The Best Shows Of 2006

Wed Mar 21 2007

Yep, 2007 is well underway. I really don’t give a damn. It’s still worth it to me to sum up last year in live music, even if it isn’t worth it to anybody else to read the summation. I notice that the live list always holds more big names than the album list, and I think this is because it generally takes a band a long time to develop the essential subconscious connection as well as the technical skill to pull off a great live show. There’s no editing allowed, no overdubs, no remastering; its a one-time statement. This isn’t a hard and fast rule, obviously, but bands that get a reputation as a great live act have usually earned it (easy there, String Cheese Incident). Still, there are a few surprises every year, and thankfully, a few acts that cease to exist or become irrelevant, or I’d be flat broke. So, heres what I enjoyed the most in 2006:

1. Radiohead: Bonnaroo, 17 June
It was my third time seeing this band, and it’s one of those bands that you never think is going to ever get better than the last time you saw it…but it does, every time. Eventually, Radiohead will hit an apex, maybe. Or maybe the group will go out at the top of its game; I suppose it has happened before. A festival like Bonnaroo has such a high reputation that its headliners are expected to blow minds, and I felt that wind all around me during and after this set. The festival had finally allowed a non-jam band to take a headlining slot, and it turned out to be the greatest set I’d ever seen on those grounds. It was just sheer intensity of emotion from beginning to end; no more words could do it justice.

2. Tom Petty & The Heartbreakers/Pearl Jam: Summerfest, 29-30 June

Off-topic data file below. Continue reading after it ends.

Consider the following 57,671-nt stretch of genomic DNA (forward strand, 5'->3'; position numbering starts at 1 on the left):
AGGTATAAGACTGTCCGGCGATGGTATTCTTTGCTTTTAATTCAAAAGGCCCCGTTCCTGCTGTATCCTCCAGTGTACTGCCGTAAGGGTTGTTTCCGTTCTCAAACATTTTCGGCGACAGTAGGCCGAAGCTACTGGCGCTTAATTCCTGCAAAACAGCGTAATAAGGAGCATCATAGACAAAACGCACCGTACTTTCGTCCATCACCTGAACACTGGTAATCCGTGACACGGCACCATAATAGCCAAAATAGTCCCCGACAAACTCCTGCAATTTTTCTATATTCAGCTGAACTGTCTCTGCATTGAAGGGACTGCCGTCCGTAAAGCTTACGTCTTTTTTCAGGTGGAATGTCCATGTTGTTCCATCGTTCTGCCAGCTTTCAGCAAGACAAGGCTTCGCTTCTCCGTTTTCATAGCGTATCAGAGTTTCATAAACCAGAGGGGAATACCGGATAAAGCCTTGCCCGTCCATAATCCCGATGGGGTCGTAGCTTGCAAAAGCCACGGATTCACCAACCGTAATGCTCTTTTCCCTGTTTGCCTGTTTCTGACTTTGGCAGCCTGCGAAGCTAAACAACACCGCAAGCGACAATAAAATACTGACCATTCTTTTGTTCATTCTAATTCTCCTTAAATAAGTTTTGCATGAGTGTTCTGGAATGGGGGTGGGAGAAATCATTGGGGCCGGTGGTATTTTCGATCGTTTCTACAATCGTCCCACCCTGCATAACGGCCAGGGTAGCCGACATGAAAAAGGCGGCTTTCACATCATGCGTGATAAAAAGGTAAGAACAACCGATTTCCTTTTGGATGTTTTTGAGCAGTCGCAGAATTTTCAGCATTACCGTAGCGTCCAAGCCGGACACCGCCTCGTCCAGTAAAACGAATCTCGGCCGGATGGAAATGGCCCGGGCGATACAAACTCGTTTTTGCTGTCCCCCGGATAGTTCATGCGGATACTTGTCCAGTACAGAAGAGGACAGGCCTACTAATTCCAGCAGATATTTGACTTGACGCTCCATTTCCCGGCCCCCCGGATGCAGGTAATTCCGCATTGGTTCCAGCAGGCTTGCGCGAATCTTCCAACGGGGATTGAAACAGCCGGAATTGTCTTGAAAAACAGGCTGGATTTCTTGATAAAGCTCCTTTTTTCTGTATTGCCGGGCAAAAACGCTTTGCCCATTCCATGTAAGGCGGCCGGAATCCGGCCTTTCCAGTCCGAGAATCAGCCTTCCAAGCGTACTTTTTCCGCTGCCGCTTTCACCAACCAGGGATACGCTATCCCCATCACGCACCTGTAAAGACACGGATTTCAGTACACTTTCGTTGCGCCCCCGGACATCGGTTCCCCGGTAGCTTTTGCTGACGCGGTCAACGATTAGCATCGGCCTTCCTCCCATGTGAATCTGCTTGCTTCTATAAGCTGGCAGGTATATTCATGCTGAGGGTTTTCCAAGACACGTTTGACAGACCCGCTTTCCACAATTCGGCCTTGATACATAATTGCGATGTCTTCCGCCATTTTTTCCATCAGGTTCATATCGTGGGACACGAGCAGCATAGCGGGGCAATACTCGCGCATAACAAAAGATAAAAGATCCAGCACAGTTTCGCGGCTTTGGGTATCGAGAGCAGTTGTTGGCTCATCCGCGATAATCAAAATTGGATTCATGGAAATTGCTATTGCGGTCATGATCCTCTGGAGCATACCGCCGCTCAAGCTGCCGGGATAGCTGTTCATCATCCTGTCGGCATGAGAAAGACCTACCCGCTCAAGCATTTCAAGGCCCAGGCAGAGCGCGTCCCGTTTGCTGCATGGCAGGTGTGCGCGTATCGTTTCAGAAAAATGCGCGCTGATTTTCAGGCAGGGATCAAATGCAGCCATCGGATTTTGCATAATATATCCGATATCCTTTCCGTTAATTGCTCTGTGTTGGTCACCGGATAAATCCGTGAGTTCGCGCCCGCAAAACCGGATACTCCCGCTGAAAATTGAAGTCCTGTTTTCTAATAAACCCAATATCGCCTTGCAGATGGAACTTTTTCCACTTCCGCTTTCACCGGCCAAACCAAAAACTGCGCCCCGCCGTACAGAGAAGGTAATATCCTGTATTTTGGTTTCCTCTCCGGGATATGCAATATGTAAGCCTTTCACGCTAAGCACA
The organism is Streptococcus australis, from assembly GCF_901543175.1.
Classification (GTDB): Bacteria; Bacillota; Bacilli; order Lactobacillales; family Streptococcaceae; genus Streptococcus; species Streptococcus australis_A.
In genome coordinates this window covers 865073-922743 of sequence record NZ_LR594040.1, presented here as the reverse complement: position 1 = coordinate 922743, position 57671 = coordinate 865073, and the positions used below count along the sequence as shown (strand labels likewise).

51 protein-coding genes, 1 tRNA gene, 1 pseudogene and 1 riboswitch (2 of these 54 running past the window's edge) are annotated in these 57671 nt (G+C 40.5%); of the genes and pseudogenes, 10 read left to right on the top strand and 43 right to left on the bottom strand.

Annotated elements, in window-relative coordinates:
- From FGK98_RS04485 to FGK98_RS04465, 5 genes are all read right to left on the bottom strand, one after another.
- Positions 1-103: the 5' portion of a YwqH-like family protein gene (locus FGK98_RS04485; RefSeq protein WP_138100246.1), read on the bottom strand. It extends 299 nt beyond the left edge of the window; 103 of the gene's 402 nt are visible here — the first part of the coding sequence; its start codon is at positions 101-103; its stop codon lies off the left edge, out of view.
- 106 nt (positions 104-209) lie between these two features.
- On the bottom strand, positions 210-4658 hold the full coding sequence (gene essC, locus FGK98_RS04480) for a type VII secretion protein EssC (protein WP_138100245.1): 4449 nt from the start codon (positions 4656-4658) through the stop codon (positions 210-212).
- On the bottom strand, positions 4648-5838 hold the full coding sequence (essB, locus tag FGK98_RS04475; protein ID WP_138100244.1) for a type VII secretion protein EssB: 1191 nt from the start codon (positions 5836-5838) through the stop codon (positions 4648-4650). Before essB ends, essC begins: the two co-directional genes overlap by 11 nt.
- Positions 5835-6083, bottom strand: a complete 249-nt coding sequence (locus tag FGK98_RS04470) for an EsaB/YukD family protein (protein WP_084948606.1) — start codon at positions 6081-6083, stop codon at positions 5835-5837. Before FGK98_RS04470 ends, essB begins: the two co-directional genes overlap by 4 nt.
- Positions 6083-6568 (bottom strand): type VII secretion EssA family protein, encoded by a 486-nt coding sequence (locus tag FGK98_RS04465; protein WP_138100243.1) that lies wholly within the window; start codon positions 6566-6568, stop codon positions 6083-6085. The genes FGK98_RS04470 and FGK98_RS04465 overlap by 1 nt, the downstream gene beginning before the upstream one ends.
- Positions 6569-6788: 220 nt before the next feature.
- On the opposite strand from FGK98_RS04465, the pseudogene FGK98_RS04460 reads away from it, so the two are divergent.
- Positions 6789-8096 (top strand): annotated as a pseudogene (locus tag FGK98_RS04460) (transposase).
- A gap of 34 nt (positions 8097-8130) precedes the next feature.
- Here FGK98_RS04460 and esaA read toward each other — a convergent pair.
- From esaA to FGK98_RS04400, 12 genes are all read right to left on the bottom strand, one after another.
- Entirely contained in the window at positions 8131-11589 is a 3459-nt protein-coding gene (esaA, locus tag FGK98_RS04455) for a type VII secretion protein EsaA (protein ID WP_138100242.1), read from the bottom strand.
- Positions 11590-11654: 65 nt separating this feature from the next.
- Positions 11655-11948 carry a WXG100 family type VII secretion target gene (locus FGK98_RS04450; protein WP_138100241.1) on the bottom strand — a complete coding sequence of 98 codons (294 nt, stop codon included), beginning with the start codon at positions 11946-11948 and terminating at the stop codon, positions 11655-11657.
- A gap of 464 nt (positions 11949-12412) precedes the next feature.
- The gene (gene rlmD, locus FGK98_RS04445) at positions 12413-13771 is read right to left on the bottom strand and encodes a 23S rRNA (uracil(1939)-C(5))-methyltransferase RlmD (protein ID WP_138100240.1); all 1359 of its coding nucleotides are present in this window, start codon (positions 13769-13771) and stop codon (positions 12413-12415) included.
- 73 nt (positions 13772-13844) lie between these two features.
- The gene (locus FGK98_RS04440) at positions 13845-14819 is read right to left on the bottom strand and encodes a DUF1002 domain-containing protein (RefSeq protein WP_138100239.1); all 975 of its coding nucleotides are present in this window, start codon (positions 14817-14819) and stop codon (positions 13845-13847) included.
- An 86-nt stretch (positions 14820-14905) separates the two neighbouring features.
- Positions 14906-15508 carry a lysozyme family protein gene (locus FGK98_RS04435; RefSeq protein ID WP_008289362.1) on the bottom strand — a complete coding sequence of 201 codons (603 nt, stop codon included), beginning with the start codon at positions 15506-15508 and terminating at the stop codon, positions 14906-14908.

I’ve got to lump these two mammoth evenings together because they really comprise one Big Event; not just in terms of music, but history as well. Tom Petty’s summer tour was billed as the last big summer outing he and the Heartbreakers will undertake; sure, we’ve heard that before from lots of mouths, but Petty picked his opening acts like a man wanting to go out on top. The man always puts on a good show, but his last few Summerfest appearances had been a bit underwhelming (as was his Bonnaroo set), and I honestly expected Pearl Jam to blow the Heartbreakers away. On the first night, it nearly happened; Eddie Vedder & co. played such an explosive, breakneck set that it almost felt like the headliners were reeling a little bit when they emerged. Maybe Tom took Eddie aside afterwards and asked if they could tone it down a bit for the following night, because PJ’s set was much more subdued, although still flawless and with a mind-bending “Rockin’ In The Free World” to close it out. But then Petty came out and showed us why he’s the king of Milwaukee (and yeah, he finally played “Honey Bee” for the first time in years of visiting brew town practically every summer!). I hadn’t seen him and the band in this fine of form since the Dogs With Wings Tour of the mid-90’s. The jam that came out of “It’s Good To Be King” was hypnotic and powerful, and it was great watching Vedder grinning like a little kid when he joined the old men for “The Waiting” and “American Girl.” All in all, a magical two-night stand.